Smoke: Fire’s poor relation? Think again.

31 May 2018

Smoke in building fires is far from innocuous. It spreads quickly and stealthily and how it’s held back to enable means of escape or to stop it entering into flats and apartments needs to be seen to be believed.

Its definition: “a visible suspension of carbon or other particles in air, typically one emitted from a burning substance¹” has more meaning as smoke inhalation: “the poisoning of the lungs caused by inhaling large quantities of toxic fumes from a fire².”

Gerda is highlighting the dangers of smoke and what to look out for with live demonstrations on stand A390 at scheduled times throughout the exhibition.

What has changed?

The living environment of flats is quite different to that of the 1950s/1960s even up to relatively recently the 1990s. Lifestyles were simpler, furniture and contents were fewer and materials less complex. Today a person’s flat or apartment is likely to have a high proportion of possessions and furniture which are polymer-based or made from fire retardant materials. Additionally construction materials have become more lightweight, easier to produce, improve insulation and offer perceived cheaper cost alternatives to the more traditional building materials such as timber steel and stone.

Why should this matter?

Fires in dwellings then produced carbonaceous smoke, which is quite different to the toxic smoke that is produced today. With the increase in polymer and fire retardant usage in construction products, scientific work is taking place internationally to look at human behaviour in toxic and smoke-filled conditions; the acute toxicity of combustion products (e.g. asphyxiants); the chronic effects (e.g. carcinogens) to name but a few areas. It is a complex field, which is dependent on the fire conditions; materials present and oxygen levels. The types of toxins depend on the materials’ composition as well as the fire conditions. Today, in addition to carbon monoxide gas, ever present in smoke from building fires, other toxic hazards now include hydrogen cyanide, nitric oxide, hydrogen chloride, ammonia, bromine and isocyanates.³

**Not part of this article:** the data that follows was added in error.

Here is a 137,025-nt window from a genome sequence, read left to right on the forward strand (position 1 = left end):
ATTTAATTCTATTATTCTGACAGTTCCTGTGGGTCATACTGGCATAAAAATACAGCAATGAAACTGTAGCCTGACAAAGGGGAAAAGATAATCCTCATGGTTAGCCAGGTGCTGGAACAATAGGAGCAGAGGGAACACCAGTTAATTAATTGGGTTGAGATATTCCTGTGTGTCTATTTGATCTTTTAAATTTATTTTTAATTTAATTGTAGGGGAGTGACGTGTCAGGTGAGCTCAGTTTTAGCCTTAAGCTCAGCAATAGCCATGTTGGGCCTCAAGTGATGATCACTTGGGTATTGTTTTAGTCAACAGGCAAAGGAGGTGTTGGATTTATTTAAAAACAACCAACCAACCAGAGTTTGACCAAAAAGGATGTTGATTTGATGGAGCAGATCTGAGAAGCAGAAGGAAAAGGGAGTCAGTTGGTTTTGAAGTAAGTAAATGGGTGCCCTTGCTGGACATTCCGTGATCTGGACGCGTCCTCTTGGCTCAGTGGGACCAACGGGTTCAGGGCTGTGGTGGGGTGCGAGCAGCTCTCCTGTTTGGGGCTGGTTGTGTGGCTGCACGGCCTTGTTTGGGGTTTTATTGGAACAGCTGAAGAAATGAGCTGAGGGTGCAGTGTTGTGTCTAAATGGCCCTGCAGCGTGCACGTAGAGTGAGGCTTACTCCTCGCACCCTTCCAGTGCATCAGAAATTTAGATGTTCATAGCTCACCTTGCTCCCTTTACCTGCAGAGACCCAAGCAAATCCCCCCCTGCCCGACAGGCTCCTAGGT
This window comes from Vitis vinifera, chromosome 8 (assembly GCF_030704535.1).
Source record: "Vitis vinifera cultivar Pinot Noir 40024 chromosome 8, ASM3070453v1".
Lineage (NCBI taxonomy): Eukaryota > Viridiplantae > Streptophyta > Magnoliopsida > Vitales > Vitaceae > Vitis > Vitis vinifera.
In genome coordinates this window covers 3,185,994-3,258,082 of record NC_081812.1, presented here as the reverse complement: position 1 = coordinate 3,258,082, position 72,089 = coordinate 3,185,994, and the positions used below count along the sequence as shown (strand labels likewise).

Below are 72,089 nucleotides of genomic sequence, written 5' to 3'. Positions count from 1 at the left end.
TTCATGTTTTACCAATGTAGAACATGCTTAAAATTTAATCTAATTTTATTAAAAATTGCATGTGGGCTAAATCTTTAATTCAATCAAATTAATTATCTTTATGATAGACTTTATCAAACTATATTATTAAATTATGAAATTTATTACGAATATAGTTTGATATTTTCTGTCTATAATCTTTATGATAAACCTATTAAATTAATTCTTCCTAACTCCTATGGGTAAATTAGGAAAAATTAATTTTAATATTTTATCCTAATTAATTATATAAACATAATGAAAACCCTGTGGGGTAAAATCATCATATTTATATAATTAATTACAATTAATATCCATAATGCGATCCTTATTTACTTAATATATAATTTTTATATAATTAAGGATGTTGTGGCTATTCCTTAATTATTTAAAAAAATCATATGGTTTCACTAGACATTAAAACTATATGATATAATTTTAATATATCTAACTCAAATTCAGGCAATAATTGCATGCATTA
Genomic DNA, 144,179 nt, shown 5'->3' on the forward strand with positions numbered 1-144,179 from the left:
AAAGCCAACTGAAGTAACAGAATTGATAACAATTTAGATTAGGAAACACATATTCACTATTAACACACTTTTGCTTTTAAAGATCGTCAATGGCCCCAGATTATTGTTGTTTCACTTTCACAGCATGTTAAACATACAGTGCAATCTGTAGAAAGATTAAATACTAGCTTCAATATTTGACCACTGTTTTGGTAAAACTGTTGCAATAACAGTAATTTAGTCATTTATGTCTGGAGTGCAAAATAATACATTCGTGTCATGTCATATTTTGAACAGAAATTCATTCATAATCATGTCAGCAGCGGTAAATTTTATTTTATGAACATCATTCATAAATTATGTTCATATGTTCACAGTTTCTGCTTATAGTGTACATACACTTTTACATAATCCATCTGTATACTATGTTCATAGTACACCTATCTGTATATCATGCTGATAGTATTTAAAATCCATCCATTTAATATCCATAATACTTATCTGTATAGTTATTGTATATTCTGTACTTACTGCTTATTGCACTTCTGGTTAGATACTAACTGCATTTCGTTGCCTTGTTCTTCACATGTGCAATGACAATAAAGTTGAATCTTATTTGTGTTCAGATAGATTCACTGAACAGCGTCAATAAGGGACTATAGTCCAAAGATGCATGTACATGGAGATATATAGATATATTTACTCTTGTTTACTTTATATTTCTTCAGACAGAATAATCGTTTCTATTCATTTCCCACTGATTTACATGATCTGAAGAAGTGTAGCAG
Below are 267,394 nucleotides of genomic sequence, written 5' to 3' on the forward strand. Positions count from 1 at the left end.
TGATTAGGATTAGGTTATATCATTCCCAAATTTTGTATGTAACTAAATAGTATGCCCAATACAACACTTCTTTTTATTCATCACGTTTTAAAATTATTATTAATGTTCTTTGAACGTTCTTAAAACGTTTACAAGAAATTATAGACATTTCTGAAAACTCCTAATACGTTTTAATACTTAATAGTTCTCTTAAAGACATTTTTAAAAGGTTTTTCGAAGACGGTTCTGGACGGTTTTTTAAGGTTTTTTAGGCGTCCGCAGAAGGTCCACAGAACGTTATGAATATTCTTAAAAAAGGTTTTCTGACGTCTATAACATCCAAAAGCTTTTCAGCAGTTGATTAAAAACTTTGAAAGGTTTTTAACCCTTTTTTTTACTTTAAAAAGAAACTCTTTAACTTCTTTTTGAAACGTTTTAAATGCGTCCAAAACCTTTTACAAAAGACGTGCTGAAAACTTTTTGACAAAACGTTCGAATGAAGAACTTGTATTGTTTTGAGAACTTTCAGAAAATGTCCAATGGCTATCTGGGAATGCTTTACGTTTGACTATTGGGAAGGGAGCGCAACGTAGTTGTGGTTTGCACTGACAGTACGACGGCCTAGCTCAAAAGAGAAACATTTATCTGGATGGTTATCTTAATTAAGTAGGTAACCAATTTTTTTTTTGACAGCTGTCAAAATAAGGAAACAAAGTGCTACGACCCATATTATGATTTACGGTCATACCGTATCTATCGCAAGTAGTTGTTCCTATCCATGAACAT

Smoke-related fatalities in England account for over 50% of deaths year on year over the last four years4 . When Fire & Rescue crews attend fires these days the default is for Breathing Apparatus to be worn – it is only taken off when the officer in charge deems it is safe so to do.

How to minimise the risks?

Passive protection fire safety measures such as fire doorsets are crucial in preventing the spread of smoke. Whilst passive in name, when called upon in fires, they must actively perform. Notwithstanding confidence in the fire safety measure itself (the fire doorset) not rapidly combusting and not having significant material toxic hazards, reassurance on how it performs in holding back toxic smoke is vital.

“It is only when you witness a smoke-filled area and the ensuing disorientation, you realise the crucial role the fire doorset has to play. Vividly demonstrated by Gerda” Ian Moore, CEO, Fire Industry Association. Find out key points you need to be aware of on stand A390.

GERDA®
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